I really disliked the portrayal of Katy, played by Phoebe Fox.  In the play, Katy is supposed to be a young woman, nearly eighteen, who has been overprotected and indulged by Eddie Carbone.  Her burgeoning womanhood mixed with her “Daddy issues”, and Eddie’s repressed and confused feelings about his niece are simmering away in the play with increasing intensity until the climax and tragedy unfolds.  The production, however, completely disregarded any idea of subtlety and had Katy practically straddling Eddie and sitting around with her legs spread open in the first scene.   In addition to this, Fox’s erratic portrayal of Katy was, quite frankly, bewildering – her combination of mumbling, shouting and running around with her underwear exposed made her seem like she suffered from some sort of hyperactive disorder.

Even despite everything I’ve said, I did find myself a little moved in the second act but that is credit to Miller’s exceptional writing rather than the production itself.  As my sister’s boyfriend remarked, the end scene with its dramatic music and pouring blood is reminiscent of a scene in the cult 90s movie, Blade, and perhaps that would have been more entertaining.  I should remember to say (despite my frustrations) that Mark Strong as Eddie Carbone and Nicola Walker as Beatrice Carbone delivered solid, worthy performances but ultimately I came away feeling frustrated and disappointed.

Electra – a performance with Kristin Scott Thomas at the Old Vic

25 Sep

I’ve always been interested in Greek mythology, so when I heard that the Old Vic was staging a production of ‘Electra’, I was excited and managed to book tickets to go along on the opening night.  Before watching the production, I knew the basic premise of the story – Electra seeks revenge on her cheating mother, Clytemnestra, and stepfather, Aegisthus, who murdered her father – but weirdly I knew more about Jung’s Electra complex so I was eager to learn more about this play which has spawned such an interesting psychoanalytical theory.

The image of Kristin Scott Thomas’s elongated, deathly pale face that is around everywhere to advertise the production made me think I’d be in for a dark, intense and haunting experience – an uncomfortable watch, one of those that lingers in your mind long after you’ve watched it.  Unfortunately it wasn’t really any of these things.

The Murder of Clytemnestra

The Murder of Clytemnestra

The subject matter – murder, infidelity and repressed sexuality – is obviously dark but this intensity was never really captured by the production.  Perhaps this was because the script swayed from tragedy to comedy, never fully managing either successfully.  Indeed, basic points of the plot such as Orestes pretending to be dead as part of a plot to avenge the death of his father seemed redundant and futile in the production, especially given that Orestes seemed to murder Clytemnestra and Aegisthus with very little difficulty.   I ended up wondering why Electra had waited all these years for Orestes to murder her mother and stepfather, when it seemed ridiculously easy to do.  The production subsequently lacked any kind of tension or suspense, and the apparent futility of Orestes’ deception resulted in an anti-climactic ending that left me feeling rather cheated.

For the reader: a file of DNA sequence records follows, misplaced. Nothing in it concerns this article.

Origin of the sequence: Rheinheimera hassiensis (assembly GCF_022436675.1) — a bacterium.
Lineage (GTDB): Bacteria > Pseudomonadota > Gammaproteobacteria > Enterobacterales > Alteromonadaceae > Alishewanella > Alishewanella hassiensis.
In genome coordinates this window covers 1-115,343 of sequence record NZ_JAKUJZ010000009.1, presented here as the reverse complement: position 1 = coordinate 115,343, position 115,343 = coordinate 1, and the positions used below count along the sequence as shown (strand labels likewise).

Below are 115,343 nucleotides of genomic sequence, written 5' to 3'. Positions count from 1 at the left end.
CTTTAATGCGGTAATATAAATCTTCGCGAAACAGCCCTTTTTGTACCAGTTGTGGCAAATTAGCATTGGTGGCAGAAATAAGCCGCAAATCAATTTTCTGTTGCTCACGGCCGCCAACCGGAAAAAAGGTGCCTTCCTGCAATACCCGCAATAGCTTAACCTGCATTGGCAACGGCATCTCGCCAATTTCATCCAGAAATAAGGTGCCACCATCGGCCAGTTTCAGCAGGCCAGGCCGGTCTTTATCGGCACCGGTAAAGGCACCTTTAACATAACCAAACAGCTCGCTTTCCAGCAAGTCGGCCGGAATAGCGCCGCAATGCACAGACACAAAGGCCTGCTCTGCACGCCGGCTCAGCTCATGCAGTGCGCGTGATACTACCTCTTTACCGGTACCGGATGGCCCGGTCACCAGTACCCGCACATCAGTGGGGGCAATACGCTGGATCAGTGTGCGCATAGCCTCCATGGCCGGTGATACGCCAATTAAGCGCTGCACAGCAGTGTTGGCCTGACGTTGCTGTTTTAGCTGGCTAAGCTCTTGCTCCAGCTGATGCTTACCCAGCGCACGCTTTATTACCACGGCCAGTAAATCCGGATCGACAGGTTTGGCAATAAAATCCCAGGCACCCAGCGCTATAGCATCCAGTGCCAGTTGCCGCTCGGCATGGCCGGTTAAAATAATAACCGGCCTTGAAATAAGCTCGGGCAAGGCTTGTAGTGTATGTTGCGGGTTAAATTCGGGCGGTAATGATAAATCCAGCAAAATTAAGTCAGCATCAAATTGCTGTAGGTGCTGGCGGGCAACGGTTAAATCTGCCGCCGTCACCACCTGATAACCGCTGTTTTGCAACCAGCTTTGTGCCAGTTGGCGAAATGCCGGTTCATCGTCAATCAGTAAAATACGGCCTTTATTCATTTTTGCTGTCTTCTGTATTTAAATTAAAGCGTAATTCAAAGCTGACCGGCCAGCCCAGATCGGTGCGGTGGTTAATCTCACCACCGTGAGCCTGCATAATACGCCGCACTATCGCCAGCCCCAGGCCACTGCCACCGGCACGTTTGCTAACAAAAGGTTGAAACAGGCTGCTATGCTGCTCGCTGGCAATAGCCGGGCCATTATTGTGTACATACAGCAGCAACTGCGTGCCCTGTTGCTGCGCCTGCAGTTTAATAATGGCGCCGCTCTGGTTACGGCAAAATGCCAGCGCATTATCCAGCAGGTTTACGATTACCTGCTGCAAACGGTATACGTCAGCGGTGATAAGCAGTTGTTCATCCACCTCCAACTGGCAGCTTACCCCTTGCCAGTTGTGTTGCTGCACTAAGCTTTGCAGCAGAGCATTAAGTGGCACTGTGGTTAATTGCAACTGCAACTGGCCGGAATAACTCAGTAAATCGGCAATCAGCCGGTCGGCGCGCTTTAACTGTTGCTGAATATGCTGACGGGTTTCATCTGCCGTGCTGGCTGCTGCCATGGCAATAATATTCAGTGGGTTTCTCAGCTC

This is not to say that I didn’t entirely enjoy the play.  The brevity of it (there was no interval) meant that you never felt as though it was dragging on, which would have been quite easy for such a production, and the acting was technically fine.  On the face of it, Kristin Scott Thomas is an adept Electra – wailing, sad and full of resentment towards her mother and her lover.  Her deep, almost baritone voice, lent a touch of poignancy and regret to some of her lamentings.  (Others just made me think of a toddler throwing a strop on the floor).

What her performance, and the Frank McGuinness’s version of the play in general (it is by no means the fault of one individual’s performance), lacked was any deeper emotional content to draw the audience in, to make them connect, empathise and feel that King Agammemnon was someone who had suffered a betrayal so bad that avenging his death was the possible action.

And even Kristen Scott Thomas, with her frantic hand-wringing and writhing around on the floor in a dishevelled dress, couldn’t accomplish that.

The Human Factor exhibition at the Hayward Gallery

18 Aug

Several weeks ago, I went to the Hayward Gallery at the Southbank Centre to visit the Human Factor exhibition.

The website sells it as:

Spanning the past 25 years, The Human Factor focuses on artists who use the figure as a means for exploring far-ranging concerns. Compelling and thought-provoking, their work brings into play ideas about history, voyeurism, sexuality and violence, while reflecting on how we represent the ‘human’ today.